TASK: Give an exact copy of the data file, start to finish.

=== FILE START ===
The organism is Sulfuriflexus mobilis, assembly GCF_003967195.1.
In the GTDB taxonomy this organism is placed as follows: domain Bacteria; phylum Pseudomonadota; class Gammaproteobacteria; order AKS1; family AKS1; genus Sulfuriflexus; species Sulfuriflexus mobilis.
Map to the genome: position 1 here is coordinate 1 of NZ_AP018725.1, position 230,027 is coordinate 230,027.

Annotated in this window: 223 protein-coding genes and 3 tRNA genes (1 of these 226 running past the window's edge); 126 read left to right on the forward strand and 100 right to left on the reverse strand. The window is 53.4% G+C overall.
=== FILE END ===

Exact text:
The organism is Sulfuriflexus mobilis, assembly GCF_003967195.1.
In the GTDB taxonomy this organism is placed as follows: domain Bacteria; phylum Pseudomonadota; class Gammaproteobacteria; order AKS1; family AKS1; genus Sulfuriflexus; species Sulfuriflexus mobilis.
Map to the genome: position 1 here is coordinate 1 of NZ_AP018725.1, position 230,027 is coordinate 230,027.

Annotated in this window: 223 protein-coding genes and 3 tRNA genes (1 of these 226 running past the window's edge); 126 read left to right on the forward strand and 100 right to left on the reverse strand. The window is 53.4% G+C overall.